Prisoners who have been in a long time are brainwashed into believing that the system is good for them. That was perhaps the saddest lesson, and one of the aspects of the experience which convinced me of the “real educational” purpose of incarceration. Prisoners come to believe that they were a threat to themselves and society (no matter how “innocent” the facts are in their cases) and that there is no such thing as “real” innocence in any event—they are all guilty of something, so they might as well be convicted and sentenced for things that they did as well as things that they didn’t, and they have all benefited from the prison experience. For my part, I reviewed over a hundred cases and found none that contained evidence of crimes that were anywhere as appalling as the conditions in jail.
At the “LAMDC”, I was very fortunate to be housed in Unit 7N, which was presided over by one long-term prisoner named Moshe (from Israel), who was the closest thing to a “Jewish Godfather” that anyone could imagine. This kind, wonderful fellow worked as a jail “orderly” (what’s called a “Trustee” in the Texas State System). He took a personal interest in every inmate in Unit 7N, and did everything he could to make everyone feel “at home”—since after a couple of years, prison IS home to many people, and most of the inmates in 7N, although housed in this “temporary holding” facility, had in fact been locked up for years—awaiting trial or appeal or to serve as witnesses for others. Moshe (whose case was already on the last stages of post-appeal collateral attack) and his closest friend and associate Clarence (a black fellow from Belize, who was locked up waiting, waiting, waiting for trial) were together the most “senior” inmates and all I can say is that I would have been honored to have made their acquaintance anywhere in the world, outside jail, but I felt especially honored and privileged to make their acquaintance “inside.”
Moshe’s case, in particular, I studied with relish, because it concerned the field of securities fraud, in which I have quite a bit of background since law school, and I came to the conclusion that he was absolutely, positively innocent of any of the crimes charged, which was very sad because his 20 year sentence had been upheld and his initial collateral attack been denied by the judge who sentenced him, despite ample grounds for reversal. I have promised Moshe I will do everything in my power to procure his exoneration and release, no matter how long it takes. From Los Angeles Metropolitan Detention Center, I was transferred by “Con Air” in chains to the Oklahoma City Transfer Center, where I spent a week. That was the coldest, most plainly Maoist, and therefore most frightening place of all. Prisoners were “chained in” and “chained out” and so there was not even the possibility of a fragile community which existed at LAMDC. Los Angeles and Oklahoma City were not just architecturally cold and sterile, they were physically cold. I complained bitterly but it was explained to me several times (with a completely straight face) that it was necessary to make the jails extra cold to calm the hot blood and tempers of the inhabitants, and to make sure that they stayed under cover and slept especially at night and during the repetitive lockdowns and count, which in all Federal Detention Centers apparently happens 3-4 times daily. The OKC Transfer Center was much harsher than the LAMDC, but it was also more crowded, and so after a couple of “Con Air” jets were grounded due to lack of maintenance (which delayed my departure back to Texas), I was transferred to a Federally Rented State Facility Called “Grady County Jail” in Oklahoma, which was like a bad movie in many ways: the prisoners all dressed in black and white zebra stripes, the guards illiterate, unable to count and constantly confused, and no one caring a hoot about anyone.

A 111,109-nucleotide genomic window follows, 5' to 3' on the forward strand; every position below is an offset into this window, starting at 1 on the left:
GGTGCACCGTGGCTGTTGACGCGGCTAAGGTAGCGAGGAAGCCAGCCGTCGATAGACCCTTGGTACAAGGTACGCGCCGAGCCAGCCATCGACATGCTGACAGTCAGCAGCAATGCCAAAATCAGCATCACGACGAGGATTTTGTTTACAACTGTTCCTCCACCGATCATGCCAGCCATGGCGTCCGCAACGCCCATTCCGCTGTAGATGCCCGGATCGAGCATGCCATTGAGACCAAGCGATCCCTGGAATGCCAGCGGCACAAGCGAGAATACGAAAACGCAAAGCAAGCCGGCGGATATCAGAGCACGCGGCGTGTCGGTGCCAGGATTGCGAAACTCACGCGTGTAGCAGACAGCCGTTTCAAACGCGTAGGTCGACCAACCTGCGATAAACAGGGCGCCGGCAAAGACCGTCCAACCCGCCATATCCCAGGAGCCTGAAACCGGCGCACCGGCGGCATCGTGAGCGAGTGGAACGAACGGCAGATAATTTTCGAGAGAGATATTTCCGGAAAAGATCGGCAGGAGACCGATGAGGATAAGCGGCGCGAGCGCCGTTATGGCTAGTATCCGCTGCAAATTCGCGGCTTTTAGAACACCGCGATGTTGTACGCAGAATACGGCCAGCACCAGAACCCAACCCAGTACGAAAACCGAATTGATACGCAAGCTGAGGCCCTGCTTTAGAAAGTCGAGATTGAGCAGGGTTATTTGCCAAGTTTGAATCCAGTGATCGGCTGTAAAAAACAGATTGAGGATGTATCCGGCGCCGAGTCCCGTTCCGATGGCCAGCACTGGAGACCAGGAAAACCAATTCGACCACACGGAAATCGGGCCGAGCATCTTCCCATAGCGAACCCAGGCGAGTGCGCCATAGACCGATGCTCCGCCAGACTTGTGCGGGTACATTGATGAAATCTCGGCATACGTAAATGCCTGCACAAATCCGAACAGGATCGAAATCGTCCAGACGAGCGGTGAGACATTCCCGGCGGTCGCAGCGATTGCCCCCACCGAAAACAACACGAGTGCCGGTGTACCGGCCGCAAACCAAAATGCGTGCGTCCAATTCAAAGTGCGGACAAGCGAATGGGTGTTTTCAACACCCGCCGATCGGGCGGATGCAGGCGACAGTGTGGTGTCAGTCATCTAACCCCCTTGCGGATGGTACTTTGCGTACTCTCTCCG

It was in Grady that I met one of the saddest cases—a Purple Heart Decorated Veteran of the Iraqi war who was arrested for owning a private firearm. He was a bona fide war hero (whatever you think of the war in Iraq, he was a man of obvious incredible bravery, perseverance, and fortitude, having been severely injured but continued in the line of duty….until his arrest). He was the fourth generation in his family in the U.S. armed forces, jailed because he kept his father’s and grandfather’s guns and hadn’t “registered” them properly—I wish I knew more “criminals” like him, we all do.